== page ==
Submitting an official solution before solving the problem yourself is a bannable offence.
For all subtasks, we can represent the game as a graph where each board configuration is a vertex. An board will have valid configurations. There are a number of ways to do this, such as indexing permutations, bitmask techniques, or strings.
For the first subtask, there are only possible board configurations. We can randomly make moves for each player and keep track of the minimum moves for each player to reach the target board. If we do this enough times, we will have the correct answer with high probability.
Time Complexity: depends on implementation
For the second subtask, we can perform a breadth first search from each player's starting board, for each game, and select the player with the least number of moves.
For the third subtask, a key observation is that the starting board configuration does not change for each player. We can perform a single breadth first search from each player's starting board, creating a distance array. To determine the answer, we will check the distance array for each player and select the minimum.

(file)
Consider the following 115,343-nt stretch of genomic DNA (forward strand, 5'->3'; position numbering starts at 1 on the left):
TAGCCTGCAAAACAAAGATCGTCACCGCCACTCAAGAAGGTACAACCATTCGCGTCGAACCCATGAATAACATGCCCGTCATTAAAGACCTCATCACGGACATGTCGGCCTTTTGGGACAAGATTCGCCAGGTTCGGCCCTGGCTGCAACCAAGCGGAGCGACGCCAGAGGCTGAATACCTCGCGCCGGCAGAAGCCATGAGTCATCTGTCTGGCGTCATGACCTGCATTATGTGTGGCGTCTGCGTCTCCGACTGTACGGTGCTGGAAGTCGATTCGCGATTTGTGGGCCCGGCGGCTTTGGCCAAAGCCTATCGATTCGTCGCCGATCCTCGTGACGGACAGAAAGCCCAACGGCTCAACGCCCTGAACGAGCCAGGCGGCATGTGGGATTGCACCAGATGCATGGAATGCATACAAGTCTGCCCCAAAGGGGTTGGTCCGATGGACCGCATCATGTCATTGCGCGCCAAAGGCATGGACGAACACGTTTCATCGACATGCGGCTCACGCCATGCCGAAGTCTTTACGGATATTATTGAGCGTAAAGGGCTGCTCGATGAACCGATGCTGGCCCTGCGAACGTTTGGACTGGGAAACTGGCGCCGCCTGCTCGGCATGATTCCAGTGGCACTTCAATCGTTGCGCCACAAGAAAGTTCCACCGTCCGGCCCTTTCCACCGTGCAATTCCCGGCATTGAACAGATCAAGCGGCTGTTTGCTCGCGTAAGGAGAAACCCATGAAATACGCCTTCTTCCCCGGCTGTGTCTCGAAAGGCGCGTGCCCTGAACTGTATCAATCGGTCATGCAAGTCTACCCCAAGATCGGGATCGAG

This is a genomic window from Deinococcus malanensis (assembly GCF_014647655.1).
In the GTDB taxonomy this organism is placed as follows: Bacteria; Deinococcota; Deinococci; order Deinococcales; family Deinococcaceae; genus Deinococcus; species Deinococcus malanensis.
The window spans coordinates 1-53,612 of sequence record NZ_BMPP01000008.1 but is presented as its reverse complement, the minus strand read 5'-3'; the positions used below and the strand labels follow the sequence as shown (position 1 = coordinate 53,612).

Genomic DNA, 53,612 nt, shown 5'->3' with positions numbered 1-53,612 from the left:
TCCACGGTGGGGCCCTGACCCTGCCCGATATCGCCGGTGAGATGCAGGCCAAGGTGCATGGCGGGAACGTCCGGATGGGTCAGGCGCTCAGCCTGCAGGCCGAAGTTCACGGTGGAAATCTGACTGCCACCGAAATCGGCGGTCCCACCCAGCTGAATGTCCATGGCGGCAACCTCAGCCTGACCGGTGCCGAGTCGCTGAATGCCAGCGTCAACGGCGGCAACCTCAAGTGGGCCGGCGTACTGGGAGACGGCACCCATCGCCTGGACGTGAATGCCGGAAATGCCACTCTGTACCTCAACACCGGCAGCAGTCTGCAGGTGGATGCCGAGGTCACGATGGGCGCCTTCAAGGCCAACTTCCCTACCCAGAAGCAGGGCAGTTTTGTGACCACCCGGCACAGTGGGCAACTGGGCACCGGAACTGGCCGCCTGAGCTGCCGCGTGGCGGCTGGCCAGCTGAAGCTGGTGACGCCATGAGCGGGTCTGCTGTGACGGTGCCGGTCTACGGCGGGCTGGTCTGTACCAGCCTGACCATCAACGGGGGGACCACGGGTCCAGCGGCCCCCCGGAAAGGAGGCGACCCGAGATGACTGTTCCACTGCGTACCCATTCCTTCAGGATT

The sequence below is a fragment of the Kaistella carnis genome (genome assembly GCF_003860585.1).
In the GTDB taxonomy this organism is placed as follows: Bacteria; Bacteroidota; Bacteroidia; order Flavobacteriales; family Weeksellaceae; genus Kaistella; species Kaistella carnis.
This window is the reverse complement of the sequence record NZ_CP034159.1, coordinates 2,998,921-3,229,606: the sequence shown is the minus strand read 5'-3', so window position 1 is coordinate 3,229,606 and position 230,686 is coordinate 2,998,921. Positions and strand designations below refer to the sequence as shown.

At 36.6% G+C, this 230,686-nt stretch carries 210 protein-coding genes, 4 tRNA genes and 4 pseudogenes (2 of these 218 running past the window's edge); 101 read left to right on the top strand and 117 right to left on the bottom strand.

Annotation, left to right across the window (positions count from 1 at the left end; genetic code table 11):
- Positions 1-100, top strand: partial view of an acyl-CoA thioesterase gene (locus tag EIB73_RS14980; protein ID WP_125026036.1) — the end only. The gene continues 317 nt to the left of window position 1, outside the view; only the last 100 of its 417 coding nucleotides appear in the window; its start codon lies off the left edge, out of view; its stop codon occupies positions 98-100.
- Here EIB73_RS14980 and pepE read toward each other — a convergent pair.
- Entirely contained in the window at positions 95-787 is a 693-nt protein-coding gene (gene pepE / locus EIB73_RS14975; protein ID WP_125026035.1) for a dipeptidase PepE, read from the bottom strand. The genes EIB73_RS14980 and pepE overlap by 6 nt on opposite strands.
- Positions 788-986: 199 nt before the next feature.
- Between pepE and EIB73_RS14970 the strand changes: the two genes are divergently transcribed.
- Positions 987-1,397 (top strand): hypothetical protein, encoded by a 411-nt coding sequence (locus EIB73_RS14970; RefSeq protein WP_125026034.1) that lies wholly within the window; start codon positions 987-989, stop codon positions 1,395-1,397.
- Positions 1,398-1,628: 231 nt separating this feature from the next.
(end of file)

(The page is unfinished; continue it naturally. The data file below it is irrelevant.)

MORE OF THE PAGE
For the fourth subtask, we can perform a multi-source breadth first search from each of the players instead of a single-source breadth first search. We will keep track of the distance and player for each vertex. The answer can then be determined in time for each game. This solution should work for subtasks 1 to 3 as well.
For the last subtask, there is only a single game, but a very large graph. A few key observations are that the graph is fairly random and that since the starting and target boards are generated uniformly at random, we do not have to worry about the worst cases. Thus, we can perform a tridirectional breadth first search from the two starting board and ending board configurations. When a path starting from the target board intersects any of paths from the player's boards, we know we have found the minimum answer (in theory, we will have to keep checking all vertices at that depth to find the minimum player index, but with random data, it is very unlikely that the two players will have the same number of moves). By the birthday paradox, this will result in visiting approximately vertices (in practice, it is slightly more than that). Note that this solution will not pass subtask 4.